This is an extra post on colour theory as I have spent quite a lot of time trying to understand modern takes on the traditional colour wheel.
There is a brilliantly informative website by Bruce MacEvoy www.handprint.com (accessed 11/4/17) from which I gained the following information (in summary).
- Spectral hues (‘ the rainbow’) are united around a visual colour wheel through the extra-spectral hues of the red-violets. This is an artificial continuum as the wavelengths of individual colour light at the ‘join’ do not correspond. However it is helpful to think of this wheel as it is a link between light, visual colour and material, pigment colours.
- Whilst artists need to understand mixing colour pigments from mixing colours from traditional primaries of red blue and yellow, to understand how we perceive that colour we also need to understand the sensitivity of our eye’s cone receptor cells to various wavelengths of visual light. Our cones are sensitive to red blue and green light, the visual primary colours. If both red and green cones are stimulated we ‘perceive’ yellow.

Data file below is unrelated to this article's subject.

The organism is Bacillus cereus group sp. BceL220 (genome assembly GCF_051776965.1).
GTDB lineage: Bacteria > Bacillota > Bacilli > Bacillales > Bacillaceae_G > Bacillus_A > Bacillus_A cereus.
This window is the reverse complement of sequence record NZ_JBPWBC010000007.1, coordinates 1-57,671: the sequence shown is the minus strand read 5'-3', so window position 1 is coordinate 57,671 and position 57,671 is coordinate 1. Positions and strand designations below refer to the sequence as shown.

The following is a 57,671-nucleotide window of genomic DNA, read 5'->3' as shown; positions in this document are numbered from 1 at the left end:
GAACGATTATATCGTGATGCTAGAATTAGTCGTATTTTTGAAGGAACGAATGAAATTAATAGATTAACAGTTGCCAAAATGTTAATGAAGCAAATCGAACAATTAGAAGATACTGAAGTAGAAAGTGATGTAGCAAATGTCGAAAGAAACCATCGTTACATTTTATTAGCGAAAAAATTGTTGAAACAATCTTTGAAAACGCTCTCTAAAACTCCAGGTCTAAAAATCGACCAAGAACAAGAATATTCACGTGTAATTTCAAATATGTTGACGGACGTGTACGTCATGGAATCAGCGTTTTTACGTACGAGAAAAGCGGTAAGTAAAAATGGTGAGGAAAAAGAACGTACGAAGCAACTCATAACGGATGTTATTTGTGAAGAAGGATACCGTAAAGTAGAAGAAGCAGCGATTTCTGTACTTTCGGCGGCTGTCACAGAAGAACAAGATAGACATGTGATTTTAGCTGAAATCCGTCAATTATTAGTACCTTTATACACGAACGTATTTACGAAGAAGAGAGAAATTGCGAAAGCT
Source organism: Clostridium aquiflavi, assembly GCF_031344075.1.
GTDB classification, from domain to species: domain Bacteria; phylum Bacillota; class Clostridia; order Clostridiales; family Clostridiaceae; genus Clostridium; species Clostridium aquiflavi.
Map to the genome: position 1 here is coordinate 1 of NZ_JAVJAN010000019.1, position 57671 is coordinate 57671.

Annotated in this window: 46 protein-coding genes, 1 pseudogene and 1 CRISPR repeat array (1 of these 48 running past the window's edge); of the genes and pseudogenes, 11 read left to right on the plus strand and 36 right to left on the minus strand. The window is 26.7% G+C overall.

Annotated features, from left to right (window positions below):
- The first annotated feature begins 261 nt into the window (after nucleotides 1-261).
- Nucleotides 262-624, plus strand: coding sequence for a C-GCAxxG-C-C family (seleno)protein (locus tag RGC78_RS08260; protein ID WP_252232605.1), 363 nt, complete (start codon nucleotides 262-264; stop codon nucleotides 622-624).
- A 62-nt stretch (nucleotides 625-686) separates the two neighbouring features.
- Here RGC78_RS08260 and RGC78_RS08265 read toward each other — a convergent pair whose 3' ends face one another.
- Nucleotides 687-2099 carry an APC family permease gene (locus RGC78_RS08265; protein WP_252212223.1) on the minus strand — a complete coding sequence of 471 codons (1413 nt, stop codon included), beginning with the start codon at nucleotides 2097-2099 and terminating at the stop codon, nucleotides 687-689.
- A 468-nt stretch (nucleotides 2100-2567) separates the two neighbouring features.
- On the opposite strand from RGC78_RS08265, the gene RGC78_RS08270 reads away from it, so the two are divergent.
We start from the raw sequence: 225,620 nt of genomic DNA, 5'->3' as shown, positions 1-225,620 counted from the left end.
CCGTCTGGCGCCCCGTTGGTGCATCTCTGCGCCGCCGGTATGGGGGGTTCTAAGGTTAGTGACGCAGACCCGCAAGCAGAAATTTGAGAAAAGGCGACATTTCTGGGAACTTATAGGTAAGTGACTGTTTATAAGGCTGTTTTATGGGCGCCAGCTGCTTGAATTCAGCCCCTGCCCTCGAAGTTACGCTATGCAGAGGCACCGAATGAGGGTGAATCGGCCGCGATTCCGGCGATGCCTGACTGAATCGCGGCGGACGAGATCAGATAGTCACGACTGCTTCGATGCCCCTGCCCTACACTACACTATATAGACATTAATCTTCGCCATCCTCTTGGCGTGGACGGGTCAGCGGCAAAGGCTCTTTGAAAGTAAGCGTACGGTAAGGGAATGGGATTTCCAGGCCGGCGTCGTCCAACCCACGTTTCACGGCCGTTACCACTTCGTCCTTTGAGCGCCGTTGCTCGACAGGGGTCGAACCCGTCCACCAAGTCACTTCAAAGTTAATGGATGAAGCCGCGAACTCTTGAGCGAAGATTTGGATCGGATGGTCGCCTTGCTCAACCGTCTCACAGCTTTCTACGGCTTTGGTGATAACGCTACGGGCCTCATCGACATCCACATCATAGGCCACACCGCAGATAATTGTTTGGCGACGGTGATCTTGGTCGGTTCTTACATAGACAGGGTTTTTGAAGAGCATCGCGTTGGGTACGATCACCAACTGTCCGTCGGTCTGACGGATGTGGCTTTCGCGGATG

- The sensitivity range of our cones allows us to visualise many more colours than are actually able to be produced by mixing the three light primaries (RGB)
- A primary colour pigment in theory is produced by pure reflected light of either red, yellow or blue wavelength. In reality you can not have a complex compound that is paint that does not contain particles that scatter other wavelength.
- Because of this artists have traditionally used what is known as the split primary palette, or a warm and cool tone of each ‘primary’ colour, so that compensation may be made for the lack of purity in the paint hue.
- In the same way we are capable of seeing colours not able to be mixed by primary light, the colours able to be mixed by a split primary palette fall short of the colours available in the spectral wheel.
- By using a palette of ‘secondary’ colours you increase this range considerable, especially in the blue, green to yellow range.
My notes are accompanied by some coloured annotation that I have made in my sketchbook:
MacEvoy has also produced this amazing colour wheel based on the secondary palette (ie equally spacing the secondaries around the wheel) for many of the colours of proprietary watercolours paints. As he is concerned with looking at pure pigments (although he does include some pigment mixes in his colour wheel) I surmise that most of the colour relationships observed here will also stand for oil and acrylic colours. Certainly the binders/ mediums will have a bit of a difference but as a working modern colour wheel it will do for me!
MacEvoy, B. (2005). http://www.handprint.com. (Accessed 11.4.17)